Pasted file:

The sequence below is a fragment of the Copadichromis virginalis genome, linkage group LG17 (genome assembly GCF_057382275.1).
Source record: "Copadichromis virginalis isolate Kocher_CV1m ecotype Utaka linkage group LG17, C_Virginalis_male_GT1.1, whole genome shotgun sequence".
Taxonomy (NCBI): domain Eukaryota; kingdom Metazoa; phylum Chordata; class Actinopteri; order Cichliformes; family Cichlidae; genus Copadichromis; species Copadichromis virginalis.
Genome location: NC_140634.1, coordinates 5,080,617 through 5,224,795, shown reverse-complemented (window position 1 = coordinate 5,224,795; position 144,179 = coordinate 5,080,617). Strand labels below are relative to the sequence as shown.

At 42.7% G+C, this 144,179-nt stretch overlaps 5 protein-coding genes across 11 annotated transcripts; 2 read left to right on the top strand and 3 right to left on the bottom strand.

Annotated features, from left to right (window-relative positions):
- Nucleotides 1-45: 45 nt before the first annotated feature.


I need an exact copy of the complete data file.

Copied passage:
The sequence below is a fragment of the Copadichromis virginalis genome, linkage group LG17 (genome assembly GCF_057382275.1).
Source record: "Copadichromis virginalis isolate Kocher_CV1m ecotype Utaka linkage group LG17, C_Virginalis_male_GT1.1, whole genome shotgun sequence".
Taxonomy (NCBI): domain Eukaryota; kingdom Metazoa; phylum Chordata; class Actinopteri; order Cichliformes; family Cichlidae; genus Copadichromis; species Copadichromis virginalis.
Genome location: NC_140634.1, coordinates 5,080,617 through 5,224,795, shown reverse-complemented (window position 1 = coordinate 5,224,795; position 144,179 = coordinate 5,080,617). Strand labels below are relative to the sequence as shown.

At 42.7% G+C, this 144,179-nt stretch overlaps 5 protein-coding genes across 11 annotated transcripts; 2 read left to right on the top strand and 3 right to left on the bottom strand.

Annotated features, from left to right (window-relative positions):
- Nucleotides 1-45: 45 nt before the first annotated feature.